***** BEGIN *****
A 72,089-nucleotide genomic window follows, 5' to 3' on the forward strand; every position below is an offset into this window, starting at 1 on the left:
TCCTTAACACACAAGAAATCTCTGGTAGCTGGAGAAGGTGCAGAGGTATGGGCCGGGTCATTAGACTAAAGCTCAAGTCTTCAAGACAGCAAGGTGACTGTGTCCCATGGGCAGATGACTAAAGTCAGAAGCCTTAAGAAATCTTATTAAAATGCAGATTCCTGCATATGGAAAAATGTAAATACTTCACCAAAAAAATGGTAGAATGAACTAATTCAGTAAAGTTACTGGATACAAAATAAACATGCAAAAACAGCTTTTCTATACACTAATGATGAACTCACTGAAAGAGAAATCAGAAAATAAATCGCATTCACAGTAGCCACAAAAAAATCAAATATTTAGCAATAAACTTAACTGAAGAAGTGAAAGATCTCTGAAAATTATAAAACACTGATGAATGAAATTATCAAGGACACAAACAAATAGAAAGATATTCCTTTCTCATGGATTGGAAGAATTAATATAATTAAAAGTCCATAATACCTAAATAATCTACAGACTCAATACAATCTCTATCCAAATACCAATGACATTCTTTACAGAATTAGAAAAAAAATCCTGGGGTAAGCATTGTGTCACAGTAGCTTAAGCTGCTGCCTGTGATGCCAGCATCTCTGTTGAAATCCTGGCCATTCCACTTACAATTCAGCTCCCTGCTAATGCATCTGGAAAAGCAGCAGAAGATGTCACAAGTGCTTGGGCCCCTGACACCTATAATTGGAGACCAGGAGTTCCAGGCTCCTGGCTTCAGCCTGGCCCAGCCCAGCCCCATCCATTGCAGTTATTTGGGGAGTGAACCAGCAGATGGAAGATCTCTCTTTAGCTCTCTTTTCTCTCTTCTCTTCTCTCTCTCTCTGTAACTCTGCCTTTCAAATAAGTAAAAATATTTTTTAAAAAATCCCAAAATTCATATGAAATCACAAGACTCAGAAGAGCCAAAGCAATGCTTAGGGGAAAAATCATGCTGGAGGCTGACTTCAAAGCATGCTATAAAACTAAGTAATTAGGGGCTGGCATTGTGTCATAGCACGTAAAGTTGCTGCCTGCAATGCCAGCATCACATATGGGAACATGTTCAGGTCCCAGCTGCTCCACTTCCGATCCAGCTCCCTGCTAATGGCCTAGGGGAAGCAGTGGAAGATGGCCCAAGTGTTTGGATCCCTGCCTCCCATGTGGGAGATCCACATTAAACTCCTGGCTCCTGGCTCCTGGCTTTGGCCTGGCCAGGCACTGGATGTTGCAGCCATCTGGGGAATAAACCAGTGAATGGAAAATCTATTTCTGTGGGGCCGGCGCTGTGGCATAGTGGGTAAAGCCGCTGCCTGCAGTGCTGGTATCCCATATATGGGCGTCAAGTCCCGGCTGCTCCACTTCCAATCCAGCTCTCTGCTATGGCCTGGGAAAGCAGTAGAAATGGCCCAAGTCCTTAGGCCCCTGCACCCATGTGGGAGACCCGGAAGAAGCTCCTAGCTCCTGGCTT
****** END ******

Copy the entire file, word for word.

A 72,089-nucleotide genomic window follows, 5' to 3' on the forward strand; every position below is an offset into this window, starting at 1 on the left:
TCCTTAACACACAAGAAATCTCTGGTAGCTGGAGAAGGTGCAGAGGTATGGGCCGGGTCATTAGACTAAAGCTCAAGTCTTCAAGACAGCAAGGTGACTGTGTCCCATGGGCAGATGACTAAAGTCAGAAGCCTTAAGAAATCTTATTAAAATGCAGATTCCTGCATATGGAAAAATGTAAATACTTCACCAAAAAAATGGTAGAATGAACTAATTCAGTAAAGTTACTGGATACAAAATAAACATGCAAAAACAGCTTTTCTATACACTAATGATGAACTCACTGAAAGAGAAATCAGAAAATAAATCGCATTCACAGTAGCCACAAAAAAATCAAATATTTAGCAATAAACTTAACTGAAGAAGTGAAAGATCTCTGAAAATTATAAAACACTGATGAATGAAATTATCAAGGACACAAACAAATAGAAAGATATTCCTTTCTCATGGATTGGAAGAATTAATATAATTAAAAGTCCATAATACCTAAATAATCTACAGACTCAATACAATCTCTATCCAAATACCAATGACATTCTTTACAGAATTAGAAAAAAAATCCTGGGGTAAGCATTGTGTCACAGTAGCTTAAGCTGCTGCCTGTGATGCCAGCATCTCTGTTGAAATCCTGGCCATTCCACTTACAATTCAGCTCCCTGCTAATGCATCTGGAAAAGCAGCAGAAGATGTCACAAGTGCTTGGGCCCCTGACACCTATAATTGGAGACCAGGAGTTCCAGGCTCCTGGCTTCAGCCTGGCCCAGCCCAGCCCCATCCATTGCAGTTATTTGGGGAGTGAACCAGCAGATGGAAGATCTCTCTTTAGCTCTCTTTTCTCTCTTCTCTTCTCTCTCTCTCTGTAACTCTGCCTTTCAAATAAGTAAAAATATTTTTTAAAAAATCCCAAAATTCATATGAAATCACAAGACTCAGAAGAGCCAAAGCAATGCTTAGGGGAAAAATCATGCTGGAGGCTGACTTCAAAGCATGCTATAAAACTAAGTAATTAGGGGCTGGCATTGTGTCATAGCACGTAAAGTTGCTGCCTGCAATGCCAGCATCACATATGGGAACATGTTCAGGTCCCAGCTGCTCCACTTCCGATCCAGCTCCCTGCTAATGGCCTAGGGGAAGCAGTGGAAGATGGCCCAAGTGTTTGGATCCCTGCCTCCCATGTGGGAGATCCACATTAAACTCCTGGCTCCTGGCTCCTGGCTTTGGCCTGGCCAGGCACTGGATGTTGCAGCCATCTGGGGAATAAACCAGTGAATGGAAAATCTATTTCTGTGGGGCCGGCGCTGTGGCATAGTGGGTAAAGCCGCTGCCTGCAGTGCTGGTATCCCATATATGGGCGTCAAGTCCCGGCTGCTCCACTTCCAATCCAGCTCTCTGCTATGGCCTGGGAAAGCAGTAGAAATGGCCCAAGTCCTTAGGCCCCTGCACCCATGTGGGAGACCCGGAAGAAGCTCCTAGCTCCTGGCTT